Cree makes the bulk of its revenue from of selling LED chips and components to other LED bulb and lighting makers. The company is profitable and doing well.
On Tuesday Cree also announced a better-than-expected earnings, raising its guidance for its fiscal third quarter, and reported better than expected profit and revenue for the current quarter. Cree earned $20.4 million on revenue of $346.3 million for the most recent quarter. Along with those strong earnings Cree saw its shares jump 12.5 percent in morning trading (as much as 19 percent earlier this morning).
Cree is selling three new LED bulbs: 1). a 40-watt, warm white replacement for $9.97, 2). a 60-watt, warm white replacement for $12.97, and 3). a 60-watt day light for $13.97. Cree says the bulbs save 84 percent of the energy that would be used by comparable incandescent bulbs, last 25 times longer, and come with a 10-year warranty.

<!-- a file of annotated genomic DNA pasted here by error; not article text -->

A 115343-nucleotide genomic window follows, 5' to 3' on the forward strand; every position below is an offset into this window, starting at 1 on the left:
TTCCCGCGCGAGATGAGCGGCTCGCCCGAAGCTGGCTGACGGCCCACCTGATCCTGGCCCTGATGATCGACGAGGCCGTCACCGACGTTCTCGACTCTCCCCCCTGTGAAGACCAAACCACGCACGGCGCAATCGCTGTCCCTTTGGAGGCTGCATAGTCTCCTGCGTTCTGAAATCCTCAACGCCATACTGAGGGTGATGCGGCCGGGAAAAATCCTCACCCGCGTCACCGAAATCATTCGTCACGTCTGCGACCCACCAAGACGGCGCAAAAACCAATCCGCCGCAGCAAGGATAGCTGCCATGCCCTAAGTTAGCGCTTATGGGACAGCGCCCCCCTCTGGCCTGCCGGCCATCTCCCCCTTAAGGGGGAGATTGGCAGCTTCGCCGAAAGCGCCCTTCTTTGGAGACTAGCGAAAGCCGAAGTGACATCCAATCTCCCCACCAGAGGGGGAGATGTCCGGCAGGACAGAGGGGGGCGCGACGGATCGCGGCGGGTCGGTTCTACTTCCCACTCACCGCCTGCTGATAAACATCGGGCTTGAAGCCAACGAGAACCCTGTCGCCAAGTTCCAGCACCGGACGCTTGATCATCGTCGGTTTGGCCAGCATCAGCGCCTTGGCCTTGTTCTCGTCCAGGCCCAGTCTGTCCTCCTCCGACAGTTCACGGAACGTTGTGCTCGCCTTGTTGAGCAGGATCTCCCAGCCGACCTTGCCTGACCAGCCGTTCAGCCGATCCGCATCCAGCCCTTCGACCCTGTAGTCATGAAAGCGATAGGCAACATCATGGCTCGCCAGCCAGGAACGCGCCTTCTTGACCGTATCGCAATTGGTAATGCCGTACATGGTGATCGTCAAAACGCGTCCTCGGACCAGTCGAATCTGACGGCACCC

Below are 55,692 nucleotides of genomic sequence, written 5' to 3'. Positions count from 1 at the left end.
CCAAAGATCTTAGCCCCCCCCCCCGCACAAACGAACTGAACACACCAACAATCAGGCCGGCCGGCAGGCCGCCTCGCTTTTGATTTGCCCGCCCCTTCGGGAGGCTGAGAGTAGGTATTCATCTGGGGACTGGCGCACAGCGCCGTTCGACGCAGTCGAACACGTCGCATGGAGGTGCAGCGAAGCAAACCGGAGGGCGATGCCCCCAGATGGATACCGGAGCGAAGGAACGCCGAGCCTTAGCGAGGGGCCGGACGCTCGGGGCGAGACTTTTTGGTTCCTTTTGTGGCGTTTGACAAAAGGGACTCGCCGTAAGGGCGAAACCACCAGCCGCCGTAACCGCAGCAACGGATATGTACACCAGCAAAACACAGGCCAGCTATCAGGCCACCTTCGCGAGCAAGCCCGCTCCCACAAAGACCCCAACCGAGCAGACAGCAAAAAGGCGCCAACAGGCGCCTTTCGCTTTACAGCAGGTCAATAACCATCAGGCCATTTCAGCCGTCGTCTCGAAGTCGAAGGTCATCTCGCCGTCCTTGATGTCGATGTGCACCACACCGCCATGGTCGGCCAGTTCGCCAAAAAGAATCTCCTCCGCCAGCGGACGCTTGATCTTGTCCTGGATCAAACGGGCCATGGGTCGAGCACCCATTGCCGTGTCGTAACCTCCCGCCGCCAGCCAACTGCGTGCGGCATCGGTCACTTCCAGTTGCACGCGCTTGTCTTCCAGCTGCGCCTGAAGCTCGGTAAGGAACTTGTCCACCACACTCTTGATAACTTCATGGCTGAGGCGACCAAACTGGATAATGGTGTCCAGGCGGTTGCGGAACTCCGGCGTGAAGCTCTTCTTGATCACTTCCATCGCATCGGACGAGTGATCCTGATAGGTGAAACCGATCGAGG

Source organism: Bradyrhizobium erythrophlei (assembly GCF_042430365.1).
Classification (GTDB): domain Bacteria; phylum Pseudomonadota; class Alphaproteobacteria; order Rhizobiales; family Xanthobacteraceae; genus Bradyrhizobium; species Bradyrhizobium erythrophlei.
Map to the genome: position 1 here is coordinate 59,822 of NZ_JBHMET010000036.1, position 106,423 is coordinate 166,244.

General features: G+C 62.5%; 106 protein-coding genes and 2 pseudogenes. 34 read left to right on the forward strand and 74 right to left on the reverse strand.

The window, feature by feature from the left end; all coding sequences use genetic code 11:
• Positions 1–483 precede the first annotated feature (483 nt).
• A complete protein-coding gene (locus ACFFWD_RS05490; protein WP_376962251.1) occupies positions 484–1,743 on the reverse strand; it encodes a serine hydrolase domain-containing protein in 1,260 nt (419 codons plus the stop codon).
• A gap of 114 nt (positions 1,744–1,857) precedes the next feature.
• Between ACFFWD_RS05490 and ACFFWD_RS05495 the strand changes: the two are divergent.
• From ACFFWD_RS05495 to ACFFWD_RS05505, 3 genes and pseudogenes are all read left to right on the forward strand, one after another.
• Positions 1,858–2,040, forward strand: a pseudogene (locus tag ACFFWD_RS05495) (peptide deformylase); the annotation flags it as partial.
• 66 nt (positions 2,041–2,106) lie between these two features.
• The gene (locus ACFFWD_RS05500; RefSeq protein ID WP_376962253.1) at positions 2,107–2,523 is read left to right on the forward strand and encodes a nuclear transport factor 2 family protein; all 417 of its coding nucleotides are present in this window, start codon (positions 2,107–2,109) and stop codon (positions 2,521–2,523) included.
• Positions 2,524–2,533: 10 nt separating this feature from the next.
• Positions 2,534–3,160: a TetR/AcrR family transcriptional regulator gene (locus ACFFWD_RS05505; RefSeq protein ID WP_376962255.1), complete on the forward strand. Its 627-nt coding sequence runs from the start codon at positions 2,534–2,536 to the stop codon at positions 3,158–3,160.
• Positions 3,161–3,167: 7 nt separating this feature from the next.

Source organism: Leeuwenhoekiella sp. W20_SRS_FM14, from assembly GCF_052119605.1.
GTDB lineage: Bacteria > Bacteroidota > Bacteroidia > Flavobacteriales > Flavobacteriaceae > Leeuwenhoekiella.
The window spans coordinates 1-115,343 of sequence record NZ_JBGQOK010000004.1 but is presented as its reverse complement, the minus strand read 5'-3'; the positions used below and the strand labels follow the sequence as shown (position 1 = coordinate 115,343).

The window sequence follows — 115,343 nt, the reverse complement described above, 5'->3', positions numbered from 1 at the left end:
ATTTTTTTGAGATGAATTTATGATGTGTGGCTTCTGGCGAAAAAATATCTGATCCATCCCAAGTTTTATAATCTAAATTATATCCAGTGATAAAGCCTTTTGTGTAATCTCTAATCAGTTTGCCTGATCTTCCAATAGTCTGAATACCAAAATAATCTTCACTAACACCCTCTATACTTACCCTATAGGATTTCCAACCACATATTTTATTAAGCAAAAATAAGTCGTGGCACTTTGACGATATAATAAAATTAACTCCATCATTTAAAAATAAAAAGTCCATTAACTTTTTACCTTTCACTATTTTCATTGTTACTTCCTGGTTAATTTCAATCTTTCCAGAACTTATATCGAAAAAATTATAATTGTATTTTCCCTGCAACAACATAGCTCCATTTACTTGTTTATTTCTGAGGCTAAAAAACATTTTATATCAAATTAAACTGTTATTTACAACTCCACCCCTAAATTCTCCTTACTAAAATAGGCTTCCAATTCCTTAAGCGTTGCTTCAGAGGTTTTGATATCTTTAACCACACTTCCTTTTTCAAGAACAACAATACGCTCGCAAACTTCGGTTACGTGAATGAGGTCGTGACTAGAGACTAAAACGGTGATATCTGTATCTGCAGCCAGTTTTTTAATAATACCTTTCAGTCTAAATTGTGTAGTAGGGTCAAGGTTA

As we explained in our research report for GigaOM Pro (subscription required), the LED market has hit a turning point, particularly for commercial and industrial building owners who are installing LEDs because it makes financial sense. Check out our report on LEDs (digest here), written by Ucilia Wang, and here’s our podcast discussion about the report.
It’s been a harder sell to get consumers to buy LEDs, but with new cheap products like this line from Cree that will slowly change. Still, consumers expect super cheap bulbs — compact fluorescents can sell for a buck or two, and incandescents for well under a $1.
Other companies that sell low cost consumer LEDs include GE (which bought LED startup Albeo last year), Philips and Lemnis Lighting, which introduced a bulb last year for under $5. Worldwide sales of LEDs rose 2.1 percent to $13.7 billion in 2012 from $11.3 billion in 2011, and will grow to $16.4 billion by 2017, according to Strategies Unlimited.